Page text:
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Health and Climate Change 3 Public health benefits of strategies to reduce greenhouse-gas emissions: Low-carbon electricity generation


Reference:

Markandya, A., Armstrong, B. G., Hales, S., Chiabai, A., Criqui, P., Mima, S., Tonne, C. and Wilkinson, P., 2009. Health and Climate Change 3 Public health benefits of strategies to reduce greenhouse-gas emissions: Low-carbon electricity generation. The Lancet, 374 (9706), pp. 2006-2015.

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Official URL:

http://dx.doi.org/10.1016/s0140-6736(09)61715-3

Abstract

In this report, the third in this Series on health and climate change, we assess the changes in particle air pollution emissions and consequent effects on health that are likely to result from greenhouse-gas mitigation measures in the electricity generation sector in the European Union (EU), China, and India. We model the effect in 2030 of policies that aim to reduce total carbon dioxide (CO2) emissions by 50% by 2050 globally compared with the effect of emissions in 1990. We use three models: the POLES model, which identifies the distribution of production modes that give the desired CO2 reductions and associated costs; the GAINS model, which estimates fine particulate matter with aerodynamic diameter 2.5 mu m or less (PM2.5) concentrations; and a model to estimate the effect of PM2.5 on mortality on the basis of the WHO'S Comparative Risk Assessment methods. Changes in modes of production of electricity to reduce CO2 emissions would, in all regions, reduce PM2.5 and deaths caused by it, with the greatest effect in India and the smallest in the EU. Health benefits greatly offset costs of greenhouse-gas mitigation, especially in India where pollution is high and costs of mitigation are low. Our estimates are approximations but suggest dear health gains (co-benefits) through decarbonising electricity production, and provide additional information about the extent of such gains.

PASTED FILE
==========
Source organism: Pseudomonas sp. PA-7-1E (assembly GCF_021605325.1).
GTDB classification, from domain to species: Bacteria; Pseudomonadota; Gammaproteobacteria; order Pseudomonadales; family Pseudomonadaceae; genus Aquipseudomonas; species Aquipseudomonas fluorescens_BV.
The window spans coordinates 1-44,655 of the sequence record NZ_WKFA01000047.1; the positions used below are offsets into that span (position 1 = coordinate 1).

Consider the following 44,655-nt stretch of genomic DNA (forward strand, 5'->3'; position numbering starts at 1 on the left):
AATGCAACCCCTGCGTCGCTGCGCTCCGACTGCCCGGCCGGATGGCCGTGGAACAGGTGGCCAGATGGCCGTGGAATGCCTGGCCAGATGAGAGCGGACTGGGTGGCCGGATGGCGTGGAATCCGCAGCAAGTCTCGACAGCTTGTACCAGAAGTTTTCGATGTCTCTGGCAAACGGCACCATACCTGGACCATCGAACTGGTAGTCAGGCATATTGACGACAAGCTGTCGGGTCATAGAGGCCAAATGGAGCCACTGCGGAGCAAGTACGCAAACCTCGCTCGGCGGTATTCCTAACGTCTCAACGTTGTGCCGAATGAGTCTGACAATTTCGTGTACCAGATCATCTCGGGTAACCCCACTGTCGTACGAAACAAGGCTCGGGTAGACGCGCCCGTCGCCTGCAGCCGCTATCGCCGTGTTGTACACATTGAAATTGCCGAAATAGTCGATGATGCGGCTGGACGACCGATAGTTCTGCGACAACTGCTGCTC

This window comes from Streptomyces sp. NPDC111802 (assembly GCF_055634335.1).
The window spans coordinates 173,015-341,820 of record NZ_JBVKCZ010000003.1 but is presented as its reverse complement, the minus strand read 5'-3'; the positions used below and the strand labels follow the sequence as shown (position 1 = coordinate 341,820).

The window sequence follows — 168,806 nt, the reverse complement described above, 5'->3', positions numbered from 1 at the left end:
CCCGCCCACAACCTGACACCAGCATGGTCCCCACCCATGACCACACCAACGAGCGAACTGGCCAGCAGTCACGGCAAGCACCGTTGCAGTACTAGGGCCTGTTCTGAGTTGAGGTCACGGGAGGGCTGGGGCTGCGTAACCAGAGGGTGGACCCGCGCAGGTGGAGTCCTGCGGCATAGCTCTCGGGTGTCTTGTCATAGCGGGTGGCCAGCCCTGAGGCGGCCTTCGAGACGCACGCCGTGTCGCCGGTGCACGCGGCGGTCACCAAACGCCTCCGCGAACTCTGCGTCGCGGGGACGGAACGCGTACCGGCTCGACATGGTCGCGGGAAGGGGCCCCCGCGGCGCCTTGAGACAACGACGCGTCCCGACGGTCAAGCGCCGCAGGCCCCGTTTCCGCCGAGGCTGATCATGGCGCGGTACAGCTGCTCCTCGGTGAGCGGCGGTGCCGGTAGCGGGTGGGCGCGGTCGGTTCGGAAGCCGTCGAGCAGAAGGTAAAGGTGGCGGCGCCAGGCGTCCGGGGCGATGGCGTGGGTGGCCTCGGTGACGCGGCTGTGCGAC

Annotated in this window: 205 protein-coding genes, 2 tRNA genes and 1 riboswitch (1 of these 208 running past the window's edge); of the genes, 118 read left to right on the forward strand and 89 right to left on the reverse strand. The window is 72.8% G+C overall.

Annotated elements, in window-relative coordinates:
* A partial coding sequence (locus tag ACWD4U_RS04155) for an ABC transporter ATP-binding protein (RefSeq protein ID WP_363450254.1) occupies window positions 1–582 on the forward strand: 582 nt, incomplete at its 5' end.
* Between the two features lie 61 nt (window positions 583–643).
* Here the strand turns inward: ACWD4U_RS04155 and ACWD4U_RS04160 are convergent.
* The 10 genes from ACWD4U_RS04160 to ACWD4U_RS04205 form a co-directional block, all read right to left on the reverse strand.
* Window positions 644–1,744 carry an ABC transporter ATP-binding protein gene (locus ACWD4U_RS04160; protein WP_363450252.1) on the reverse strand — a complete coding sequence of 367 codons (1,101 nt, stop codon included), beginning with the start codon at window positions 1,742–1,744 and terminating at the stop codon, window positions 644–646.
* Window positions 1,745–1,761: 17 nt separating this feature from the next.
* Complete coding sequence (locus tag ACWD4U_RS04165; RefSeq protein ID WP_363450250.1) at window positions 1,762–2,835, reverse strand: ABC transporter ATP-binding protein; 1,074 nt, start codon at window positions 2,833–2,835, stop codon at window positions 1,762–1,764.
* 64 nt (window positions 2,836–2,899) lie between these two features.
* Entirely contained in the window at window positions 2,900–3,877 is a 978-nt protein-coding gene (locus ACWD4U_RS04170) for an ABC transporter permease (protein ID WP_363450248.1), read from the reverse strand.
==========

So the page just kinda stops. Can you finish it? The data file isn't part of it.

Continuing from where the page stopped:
Details

Item Type Articles
CreatorsMarkandya, A., Armstrong, B. G., Hales, S., Chiabai, A., Criqui, P., Mima, S., Tonne, C. and Wilkinson, P.
DOI10.1016/s0140-6736(09)61715-3
DepartmentsFaculty of Humanities & Social Sciences > Economics
RefereedYes
StatusPublished
ID Code17475

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